Warriors prop: Losses are 'embarrassing'Save
By Michael Burgess
Warriors prop James Gavet admits the last two defeats have been "pretty embarrassing" but insists there is a way out of the current malaise.
Friday night's 30-14 loss to the Dragons was another step backwards, with the Warriors completely outgunned by a St George team coming off a three-match losing streak.
It was a worse performance than the debacle in Penrith, where the Warriors at least produced a compelling first half.
This team is in a serious hole, with no obvious way out. Players are down on confidence and belief, and looking for places to hide.
That was shown post-match on Friday, when most of the senior players dodged the media, showing the kind of urgency that was missing during the game as they scampered from the dressing room to the team bus.
But Gavet - who is not a big name but is becoming an unsung hero of this team - fronted, as he had done during the match, as one of the best forwards on the park.
"We all know what we are capable of," Gavet said. "After quite a few semi-good performances and then tossing in those two games [Penrith and St George], it's pretty embarrassing for all of us."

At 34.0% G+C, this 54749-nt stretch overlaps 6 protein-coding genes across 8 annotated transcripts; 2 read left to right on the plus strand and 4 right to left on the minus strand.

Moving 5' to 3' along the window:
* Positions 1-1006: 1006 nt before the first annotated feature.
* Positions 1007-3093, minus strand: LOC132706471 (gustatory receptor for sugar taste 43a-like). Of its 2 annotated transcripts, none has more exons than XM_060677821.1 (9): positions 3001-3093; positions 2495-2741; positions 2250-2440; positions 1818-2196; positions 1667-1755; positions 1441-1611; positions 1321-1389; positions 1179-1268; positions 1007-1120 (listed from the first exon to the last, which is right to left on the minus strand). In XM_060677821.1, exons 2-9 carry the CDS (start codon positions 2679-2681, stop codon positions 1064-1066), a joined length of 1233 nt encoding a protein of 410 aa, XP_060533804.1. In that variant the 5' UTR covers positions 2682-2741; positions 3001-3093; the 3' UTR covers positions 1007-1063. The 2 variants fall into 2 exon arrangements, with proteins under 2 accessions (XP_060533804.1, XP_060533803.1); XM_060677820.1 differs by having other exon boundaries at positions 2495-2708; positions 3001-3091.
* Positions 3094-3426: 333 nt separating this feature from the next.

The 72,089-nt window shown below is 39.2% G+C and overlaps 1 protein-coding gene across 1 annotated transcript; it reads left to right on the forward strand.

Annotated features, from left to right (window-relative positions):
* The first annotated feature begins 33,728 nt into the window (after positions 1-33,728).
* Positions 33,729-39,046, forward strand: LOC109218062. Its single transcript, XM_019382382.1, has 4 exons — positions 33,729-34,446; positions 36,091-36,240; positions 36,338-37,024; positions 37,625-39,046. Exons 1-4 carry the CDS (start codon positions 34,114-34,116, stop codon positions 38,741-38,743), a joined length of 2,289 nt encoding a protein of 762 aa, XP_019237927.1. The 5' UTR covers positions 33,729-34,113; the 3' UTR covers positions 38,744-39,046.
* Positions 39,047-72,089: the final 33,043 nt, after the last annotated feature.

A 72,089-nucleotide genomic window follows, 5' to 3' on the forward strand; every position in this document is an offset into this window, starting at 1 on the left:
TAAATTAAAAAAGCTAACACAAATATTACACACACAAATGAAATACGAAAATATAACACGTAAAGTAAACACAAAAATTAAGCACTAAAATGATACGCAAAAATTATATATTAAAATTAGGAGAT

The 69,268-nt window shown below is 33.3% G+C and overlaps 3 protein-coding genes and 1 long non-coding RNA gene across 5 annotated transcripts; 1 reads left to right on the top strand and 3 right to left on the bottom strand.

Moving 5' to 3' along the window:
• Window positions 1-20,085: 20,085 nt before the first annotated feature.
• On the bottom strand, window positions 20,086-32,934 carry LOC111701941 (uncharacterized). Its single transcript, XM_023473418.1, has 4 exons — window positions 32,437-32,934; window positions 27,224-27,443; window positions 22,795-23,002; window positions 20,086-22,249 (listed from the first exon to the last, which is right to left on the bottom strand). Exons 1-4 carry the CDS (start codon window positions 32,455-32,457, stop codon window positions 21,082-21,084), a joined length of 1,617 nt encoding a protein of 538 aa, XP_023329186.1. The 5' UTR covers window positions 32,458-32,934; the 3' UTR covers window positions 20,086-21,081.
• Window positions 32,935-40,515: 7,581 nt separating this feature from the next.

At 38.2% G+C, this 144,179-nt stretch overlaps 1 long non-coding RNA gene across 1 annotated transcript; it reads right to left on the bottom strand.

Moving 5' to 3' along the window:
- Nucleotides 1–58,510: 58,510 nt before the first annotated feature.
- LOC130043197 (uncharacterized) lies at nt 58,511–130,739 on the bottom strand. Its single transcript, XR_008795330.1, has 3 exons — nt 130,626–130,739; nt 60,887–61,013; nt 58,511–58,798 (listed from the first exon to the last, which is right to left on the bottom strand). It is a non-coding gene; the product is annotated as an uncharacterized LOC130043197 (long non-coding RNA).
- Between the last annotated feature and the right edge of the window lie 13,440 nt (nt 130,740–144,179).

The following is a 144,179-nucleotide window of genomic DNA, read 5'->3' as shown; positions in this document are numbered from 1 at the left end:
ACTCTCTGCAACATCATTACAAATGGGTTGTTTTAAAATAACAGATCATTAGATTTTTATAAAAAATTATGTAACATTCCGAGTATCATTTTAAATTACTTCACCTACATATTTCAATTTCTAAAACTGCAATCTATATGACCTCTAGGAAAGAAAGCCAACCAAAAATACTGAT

Gavet offered some welcome insight into what is going wrong with the team, who have won only one of their last five matches.
"It's not feeling really connected at the moment," he said. "It might be a bit of belief.
Everybody is trying to find a solution themselves but if we just calm down and trust in
what we have been doing from a month ago and back even further.
"We were making huge strides [but] it feels like everything is a bit frantic at the moment. Everyone is trying to do things that are a bit out of character. We trained well [last week] so it's hard to explain tossing up that performance."
The Dragons were missing two of their most influential players - in Gareth Widdop and Josh Dugan - but didn't miss a beat in Hamilton.
They clicked into gear almost immediately, and rolled up the field all night like a Panzer Tank Division, with the Warriors seemingly unable to do anything to prevent their progress.
The Dragons have one of the most balanced packs in the NRL - with size, power, pace and ball-playing ability - and there was a considerable gulf on Friday night, though the Warriors constantly put themselves under pressure.
"If you are doing back to back 'D' sets, or making errors . . . my seven-year-old son would be able to run through," said Gavet. "You can only make so many tackles and afford to give away that much ball and let that many offloads go before it ends up biting you in the butt."
"It all goes hand in hand. If we can knuckle down on those simple small details, things you learn in junior footy like locking up the ball [we can] stay in the contest."
The absence of Simon Mannering has also been a huge factor, with many in the Warriors team looking like lost children in a supermarket without their tireless former skipper on the field.
"He has been a big loss but more so his leadership than his stats," Gavet said. "And he has been the glue of our forward pack. It would be good to get him back."